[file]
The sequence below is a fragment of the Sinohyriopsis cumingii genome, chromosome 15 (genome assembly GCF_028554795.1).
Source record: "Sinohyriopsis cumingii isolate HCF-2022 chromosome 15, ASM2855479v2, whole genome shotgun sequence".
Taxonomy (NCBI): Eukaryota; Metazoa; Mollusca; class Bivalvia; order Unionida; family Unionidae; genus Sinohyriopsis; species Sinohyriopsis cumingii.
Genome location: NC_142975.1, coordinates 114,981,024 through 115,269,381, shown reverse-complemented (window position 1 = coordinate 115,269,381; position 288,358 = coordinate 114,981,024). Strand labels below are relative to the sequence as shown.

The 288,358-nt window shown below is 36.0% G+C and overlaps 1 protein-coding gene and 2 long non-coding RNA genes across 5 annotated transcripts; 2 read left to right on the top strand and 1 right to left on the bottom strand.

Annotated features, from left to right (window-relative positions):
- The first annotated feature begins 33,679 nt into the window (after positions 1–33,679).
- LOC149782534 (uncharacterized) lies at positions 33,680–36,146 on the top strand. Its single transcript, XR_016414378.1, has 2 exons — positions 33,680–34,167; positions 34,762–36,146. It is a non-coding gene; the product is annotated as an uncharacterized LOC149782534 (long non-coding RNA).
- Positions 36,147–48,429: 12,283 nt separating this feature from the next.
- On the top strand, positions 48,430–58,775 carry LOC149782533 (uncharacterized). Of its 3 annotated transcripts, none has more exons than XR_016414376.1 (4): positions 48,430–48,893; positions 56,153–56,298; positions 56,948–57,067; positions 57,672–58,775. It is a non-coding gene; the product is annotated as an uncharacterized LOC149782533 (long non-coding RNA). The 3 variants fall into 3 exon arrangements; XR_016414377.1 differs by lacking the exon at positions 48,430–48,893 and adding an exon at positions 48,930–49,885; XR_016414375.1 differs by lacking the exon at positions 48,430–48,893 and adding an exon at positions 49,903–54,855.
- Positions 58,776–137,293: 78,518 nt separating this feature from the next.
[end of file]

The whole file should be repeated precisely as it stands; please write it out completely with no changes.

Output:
The sequence below is a fragment of the Sinohyriopsis cumingii genome, chromosome 15 (genome assembly GCF_028554795.1).
Source record: "Sinohyriopsis cumingii isolate HCF-2022 chromosome 15, ASM2855479v2, whole genome shotgun sequence".
Taxonomy (NCBI): Eukaryota; Metazoa; Mollusca; class Bivalvia; order Unionida; family Unionidae; genus Sinohyriopsis; species Sinohyriopsis cumingii.
Genome location: NC_142975.1, coordinates 114,981,024 through 115,269,381, shown reverse-complemented (window position 1 = coordinate 115,269,381; position 288,358 = coordinate 114,981,024). Strand labels below are relative to the sequence as shown.

The 288,358-nt window shown below is 36.0% G+C and overlaps 1 protein-coding gene and 2 long non-coding RNA genes across 5 annotated transcripts; 2 read left to right on the top strand and 1 right to left on the bottom strand.

Annotated features, from left to right (window-relative positions):
- The first annotated feature begins 33,679 nt into the window (after positions 1–33,679).
- LOC149782534 (uncharacterized) lies at positions 33,680–36,146 on the top strand. Its single transcript, XR_016414378.1, has 2 exons — positions 33,680–34,167; positions 34,762–36,146. It is a non-coding gene; the product is annotated as an uncharacterized LOC149782534 (long non-coding RNA).
- Positions 36,147–48,429: 12,283 nt separating this feature from the next.
- On the top strand, positions 48,430–58,775 carry LOC149782533 (uncharacterized). Of its 3 annotated transcripts, none has more exons than XR_016414376.1 (4): positions 48,430–48,893; positions 56,153–56,298; positions 56,948–57,067; positions 57,672–58,775. It is a non-coding gene; the product is annotated as an uncharacterized LOC149782533 (long non-coding RNA). The 3 variants fall into 3 exon arrangements; XR_016414377.1 differs by lacking the exon at positions 48,430–48,893 and adding an exon at positions 48,930–49,885; XR_016414375.1 differs by lacking the exon at positions 48,430–48,893 and adding an exon at positions 49,903–54,855.
- Positions 58,776–137,293: 78,518 nt separating this feature from the next.